Magic Bullet Colorista II is Here!

Jul 23, 2010 4960 9 Share
Aharon Rabinowitz
Aharon Rabinowitz
Buckle up baby! Color correction just got awesome! Magic Bullet Colorista II is here, and it’s taking names. It’s seriously supped up and ready to unleash color in your timeline. You can learn more about it here. Or just give in the inevitable… and buy it here. Here’s a first look at what’s new in Colorista II, from the DV Rebel himself, Stu Maschwitz.

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  1. Unfortunately, lacking compliance with Premiere CS5’s CUDA GPU hardware acceleration, this is a huge step down from the native color grading tool, which does not require rendering and outputs HD on-the-fly.

  2. Unfortunately, for those of us who have upgraded to CS5’s CUDA GPU acceleration, this is a big step down from Premiere’s own hardware-accelerated color grader (which does not require rendering, and grades color on-the-fly in HD).

    1. Aharon Rabinowitz July 27, 2010 at 5:22 pm

      Paul – This is from Stu Maschwitz’s blog, and may answer your questions:

      “Both Adobe Premiere Pro and Final Cut Pro bypass their own plug-in SDKs for their native 3-way color correctors. They use window configurations and graphics drawing routines that third-party developers don’t have access to. On some systems this can make UI interaction for third-party effects with Custom UIs slow. In the case of Premiere Pro, the slowness can be bad. Real bad.

      Have you noticed that Premiere’s own 3-way color corrector has never been ported to After Effects? This is one consequence of the Premiere team’s choice not to use their own plug-in SDK. Another is that third parties cannot provide a fluid custom UI experience within Premiere Pro.

      After Effects, on the other hand, “eats its own dog food,” and has no effects that don’t use the public SDK. This means that third parties can create excellent user experiences within After Effects. The benefits to us users are obvious — just look at all the amazing plug-ins available for After Effects.

      Premiere Pro and After Effects actually share the same plug-in SDK. This is amazingly cool, because it means that, for example, you can start a project in Premiere, use Colorista II all you want, and then move the project to After Effects, keeping all your settings. But despite this shared architecture, plug-ins like Colorista II sing in After Effects and bog down in Premiere.

      Red Giant has is committed to working with Adobe to resolve this situation. We love Premiere Pro and feel that it and Colorista were born for each other. The playback performance is amazing. We’ve done the best we can with what we have. If you try Colorista II in Premiere and find the performance lacking, please consider contacting Adobe and asking them to improve the performance of Custom UI plug-ins written to their own SDK.”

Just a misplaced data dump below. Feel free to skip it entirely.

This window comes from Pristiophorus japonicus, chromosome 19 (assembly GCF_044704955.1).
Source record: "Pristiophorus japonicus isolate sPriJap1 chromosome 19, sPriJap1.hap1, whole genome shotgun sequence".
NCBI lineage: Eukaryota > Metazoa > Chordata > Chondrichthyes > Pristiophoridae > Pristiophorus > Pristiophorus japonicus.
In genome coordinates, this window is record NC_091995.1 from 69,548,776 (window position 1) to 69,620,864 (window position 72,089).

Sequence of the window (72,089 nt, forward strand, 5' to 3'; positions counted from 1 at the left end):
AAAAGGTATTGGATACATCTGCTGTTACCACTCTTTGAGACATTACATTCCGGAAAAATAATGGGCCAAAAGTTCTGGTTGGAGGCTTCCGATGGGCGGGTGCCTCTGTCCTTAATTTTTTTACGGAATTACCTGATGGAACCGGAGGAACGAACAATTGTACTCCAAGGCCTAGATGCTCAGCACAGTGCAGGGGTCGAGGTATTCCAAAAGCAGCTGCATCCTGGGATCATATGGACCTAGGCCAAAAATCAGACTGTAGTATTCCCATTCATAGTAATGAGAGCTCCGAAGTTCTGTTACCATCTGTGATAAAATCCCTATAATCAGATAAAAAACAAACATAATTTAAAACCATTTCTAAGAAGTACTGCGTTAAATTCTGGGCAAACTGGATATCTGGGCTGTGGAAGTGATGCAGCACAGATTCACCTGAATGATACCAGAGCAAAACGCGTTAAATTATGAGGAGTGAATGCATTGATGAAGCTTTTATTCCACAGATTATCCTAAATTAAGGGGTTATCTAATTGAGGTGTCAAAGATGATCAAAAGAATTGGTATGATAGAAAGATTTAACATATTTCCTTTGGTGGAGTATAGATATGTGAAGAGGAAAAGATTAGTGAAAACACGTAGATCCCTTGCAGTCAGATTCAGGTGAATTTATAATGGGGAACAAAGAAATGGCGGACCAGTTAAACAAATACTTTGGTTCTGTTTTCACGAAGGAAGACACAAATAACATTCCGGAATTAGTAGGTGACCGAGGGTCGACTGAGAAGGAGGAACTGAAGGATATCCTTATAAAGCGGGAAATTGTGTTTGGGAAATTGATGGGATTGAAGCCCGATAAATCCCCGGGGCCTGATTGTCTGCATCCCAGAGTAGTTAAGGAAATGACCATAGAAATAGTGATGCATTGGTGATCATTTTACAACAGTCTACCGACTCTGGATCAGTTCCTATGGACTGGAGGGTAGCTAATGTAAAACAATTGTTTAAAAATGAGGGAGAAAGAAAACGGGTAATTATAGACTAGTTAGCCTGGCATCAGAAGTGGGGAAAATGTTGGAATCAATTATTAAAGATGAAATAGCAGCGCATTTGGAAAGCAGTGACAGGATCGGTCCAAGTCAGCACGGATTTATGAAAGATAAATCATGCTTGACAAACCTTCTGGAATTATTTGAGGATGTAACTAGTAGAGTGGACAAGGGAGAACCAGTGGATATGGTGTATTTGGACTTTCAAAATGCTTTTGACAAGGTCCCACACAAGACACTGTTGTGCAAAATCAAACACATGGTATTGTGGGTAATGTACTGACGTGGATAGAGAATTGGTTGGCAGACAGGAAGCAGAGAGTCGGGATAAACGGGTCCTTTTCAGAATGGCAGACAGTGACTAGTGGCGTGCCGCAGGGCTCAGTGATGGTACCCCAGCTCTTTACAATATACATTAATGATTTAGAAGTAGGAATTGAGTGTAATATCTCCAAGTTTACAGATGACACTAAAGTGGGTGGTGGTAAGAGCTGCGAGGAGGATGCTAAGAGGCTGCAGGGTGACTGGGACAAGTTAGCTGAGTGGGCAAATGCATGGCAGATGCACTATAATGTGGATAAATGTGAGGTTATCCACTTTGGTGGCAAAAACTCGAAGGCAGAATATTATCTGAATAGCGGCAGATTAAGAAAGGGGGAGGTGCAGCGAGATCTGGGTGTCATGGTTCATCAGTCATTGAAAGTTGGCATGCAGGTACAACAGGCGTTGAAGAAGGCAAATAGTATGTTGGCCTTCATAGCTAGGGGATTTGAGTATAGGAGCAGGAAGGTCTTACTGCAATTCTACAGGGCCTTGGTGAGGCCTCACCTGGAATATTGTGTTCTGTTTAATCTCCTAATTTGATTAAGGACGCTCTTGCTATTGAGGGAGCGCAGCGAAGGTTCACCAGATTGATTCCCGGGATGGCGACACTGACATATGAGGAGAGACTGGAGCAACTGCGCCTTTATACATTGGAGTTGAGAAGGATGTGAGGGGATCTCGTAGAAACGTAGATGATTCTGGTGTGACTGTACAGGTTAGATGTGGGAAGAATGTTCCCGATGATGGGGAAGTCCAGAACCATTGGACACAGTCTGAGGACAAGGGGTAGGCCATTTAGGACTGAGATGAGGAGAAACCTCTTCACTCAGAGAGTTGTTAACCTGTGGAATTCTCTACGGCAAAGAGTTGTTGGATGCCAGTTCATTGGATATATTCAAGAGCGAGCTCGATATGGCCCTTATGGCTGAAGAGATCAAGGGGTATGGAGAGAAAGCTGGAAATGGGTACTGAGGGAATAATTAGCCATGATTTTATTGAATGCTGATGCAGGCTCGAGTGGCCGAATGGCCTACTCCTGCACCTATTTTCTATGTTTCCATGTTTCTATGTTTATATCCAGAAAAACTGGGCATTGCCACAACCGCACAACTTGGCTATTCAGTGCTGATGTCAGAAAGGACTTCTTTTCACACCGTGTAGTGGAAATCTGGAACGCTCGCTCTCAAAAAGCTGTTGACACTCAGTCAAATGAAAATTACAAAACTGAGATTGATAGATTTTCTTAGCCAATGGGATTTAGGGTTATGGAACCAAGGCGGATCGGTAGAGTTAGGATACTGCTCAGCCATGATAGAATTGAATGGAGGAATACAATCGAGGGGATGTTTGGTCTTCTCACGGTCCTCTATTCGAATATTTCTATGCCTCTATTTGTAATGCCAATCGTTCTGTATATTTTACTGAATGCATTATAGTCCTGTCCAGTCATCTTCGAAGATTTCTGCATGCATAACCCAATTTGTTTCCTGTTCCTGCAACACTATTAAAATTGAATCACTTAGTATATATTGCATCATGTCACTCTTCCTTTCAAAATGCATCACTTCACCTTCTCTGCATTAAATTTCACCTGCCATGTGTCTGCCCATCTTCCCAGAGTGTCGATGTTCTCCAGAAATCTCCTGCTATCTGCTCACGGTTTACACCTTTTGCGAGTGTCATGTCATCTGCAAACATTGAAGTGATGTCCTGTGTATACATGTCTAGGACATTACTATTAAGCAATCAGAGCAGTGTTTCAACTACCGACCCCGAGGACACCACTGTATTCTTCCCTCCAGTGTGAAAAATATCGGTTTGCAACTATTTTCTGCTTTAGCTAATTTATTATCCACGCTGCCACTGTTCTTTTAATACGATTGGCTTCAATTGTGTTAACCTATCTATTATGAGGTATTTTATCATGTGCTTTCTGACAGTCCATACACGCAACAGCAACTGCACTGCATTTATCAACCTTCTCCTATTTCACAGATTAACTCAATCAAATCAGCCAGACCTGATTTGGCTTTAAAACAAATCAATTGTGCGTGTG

3. These plugins are obsolete as far as cuda is concerned.

    When I drop looks on my sequense in premiere, there is no real time. More like slower than slow time.

    Sucks do not buy.

    1. Russel – Adobe had a bug in Premiere Pro which severely handicapped Colorista II, as well as other non-RG tools. They have since published an update to fix this. Download the latest Premiere Pro update, and it should be working fine.

  4. Quote”Red Giant has is committed to working with Adobe to resolve this situation. We love Premiere Pro and feel that it and Colorista were born for each other.”End Quote

    I find above comment from Stu Maschwitz highly incompatible with his book digital rebel which I have purchased.

    In there he says NEVER TO COLOR CORRECT in Premiere Pro due to its inferior image quality.
    He states several times that color correction should ONLY take place in After Effects.

    Guess folks will say ANYTHING these days to sell their code !!!

    1. Aharon Rabinowitz May 18, 2011 at 7:21 am

      Carlsen, THe DV Rebels Guide was released 4 years ago. At the time Colorista did not exist. That meant the tools for color correction in Premiere were pretty poor. Colorista was released just days after the book hit shelves. And yes, Premiere Pro has also come leaps and bounds since then, as has Final Cut.

      For some perspective, the ProRes codec hadn’t even been introduced when the DV Rebel’s Guide was published. It was a different time with different tools.

      When I was a kid, my dad brought home a computer mouse. At the time Windows didn’t exists yet. I was sure the mouse was about the dumbest thing ever (it worked in WordPerfect, but that was it). I was also sure it would never catch on, and that the best way to navigate on a computer was with the arrow keys. And I was right. At the time. And then Windows came to market, and everything changed.

      If you knew Stu, you’d know that when he sees a problem, he has an intense desire to build tools to solve that problem and make the user experience better. Colorista is an example of that.

      So while while what he said was true, at the time, in-app color correction has changed since then – largely in part to Stu’s contributions.

      As a side note, I used to think painter’s caps and florescent t-shirts were the bomb. Then the 80’s ended and buried every picture of me from summer camp, to cover up any evidence of my ever wearing said articles of clothing. Times change.

  5. Described tool (keyer) not workin with CS5.5

    1. Igor,

      Please contact our Support Team so we can look further into this issue:
      Thank you,


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